He has developed the working mechanisms of the Parliament through his Vice and Full Presidencies. In summary we can determine that Stefan has given his unflinching and decidated effort to advance the Sámi causes following the principles of the UNDRIP and other international standards.

He has been involved also in several international activities devoted to the Sámi and other Indigenous peoples and human rights. For example he has directed and collaborated international research efforts to allow a wider engagement of the Sámi in science and assessments of Arctic change.

Snowchange 2003 in Murmansk. Mr. Mikaelsson on the left. Snowchange, 2017

Snowchange 2003 in Murmansk. Mr. Mikaelsson on the left. Snowchange, 2017

President Mikaelsson formed working relations with the Snowchange Co-op in March 2001. Out of these discussions the idea grew to document the Sámi reindeer herders’ experiences of weather change and traditional knowledge. At the time serving the position of the Sámi Council Vice-President, Mikaelsson presented this idea to his council, which approved of the idea. Given our interest at the time to Murmansk region, we agreed with the Sámi to start the work in three pilot locations. Two regions of reindeer herding in Finland – Vuotso and Utsjoki – were chosen, and then the Kola Sámi experiences from Lovozero and other communities in Russia. We were invited to contribute to the Arctic Climate Impact Assessment of the Arctic Council, where the Finnish and Russian Sámi case studies provided a significant view from the Eurasian North on the climate change issues.

Impact of reservoirs on the Luleå watershed, Sweden. Carl-Johan Utsi, 2016.

Impact of reservoirs on the Luleå watershed, Sweden. Carl-Johan Utsi, 2016.

Given the extensive knowledge of Vice-President Mikaelsson regarding the situation in Murmansk, we then proceeded to host the Snowchange 2003 International Conference on Indigenous Peoples Observations of Climate Change there. During this event in Murmansk and Lovozero, Vice-President Mikaelsson suggested, given the success of the work in Kaldoaivi and Vuotso regions as well as Kola, a new round of community documentation, this time in Jokkmokk and surrounding reindeer herding areas in Northern Sweden. We agreed and the work began in March 2003.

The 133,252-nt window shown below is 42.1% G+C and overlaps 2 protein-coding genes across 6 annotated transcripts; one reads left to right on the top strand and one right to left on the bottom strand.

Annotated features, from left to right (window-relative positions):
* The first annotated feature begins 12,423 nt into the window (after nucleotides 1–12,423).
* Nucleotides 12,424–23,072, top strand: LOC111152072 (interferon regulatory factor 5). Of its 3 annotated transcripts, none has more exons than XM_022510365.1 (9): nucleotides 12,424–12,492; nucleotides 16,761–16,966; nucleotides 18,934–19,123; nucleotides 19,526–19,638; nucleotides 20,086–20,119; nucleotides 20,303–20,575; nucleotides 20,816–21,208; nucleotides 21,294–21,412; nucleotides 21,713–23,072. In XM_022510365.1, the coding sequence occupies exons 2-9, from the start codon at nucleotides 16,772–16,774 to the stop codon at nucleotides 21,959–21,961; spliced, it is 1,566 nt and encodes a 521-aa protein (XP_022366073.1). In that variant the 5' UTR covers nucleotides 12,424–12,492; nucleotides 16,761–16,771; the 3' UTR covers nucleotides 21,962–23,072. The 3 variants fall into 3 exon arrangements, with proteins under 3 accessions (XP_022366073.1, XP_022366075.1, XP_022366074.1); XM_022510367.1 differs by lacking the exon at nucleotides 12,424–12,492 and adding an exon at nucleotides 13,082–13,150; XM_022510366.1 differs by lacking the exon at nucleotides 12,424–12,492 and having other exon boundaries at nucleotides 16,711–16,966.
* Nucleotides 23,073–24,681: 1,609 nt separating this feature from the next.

Snowchange would not be the organisation it is today without the guidance, wisdom and support of mr. Mikaelsson. The cooperation internationally as well as in Swedish Sámi area has resulted in several publications, Sámi voices in the Arctic Biodiversity Assessment and Arctic Climate Impact Assessment as well as peer-reviewed journal papers. Stefan has participated in almost all Snowchange international events from 2002-2005 Conferences to the Festivals of Northern Fishing Traditions.

Stefan is a respected public speaker who has charmed international audiences with his quick wits and humour. He approaches issues from his unique forest Sámi viewpoint and approached the global forums with problem solving skills.

The work to increase the self-determination of the Sámi peoples continues everyday. He preserves his Sámi traditions by spending time in the traditional waters, lands and forests of his ancestors – as a part of this nature and lands that he hopes remain in the same condition as when he visited them for the first time.

He is spending his 60th birthday amongst family.

(reportin includes loose snippets of translations included from Norrländska Socialdemokraten NSD, 2017-11-24. www.nsd.se)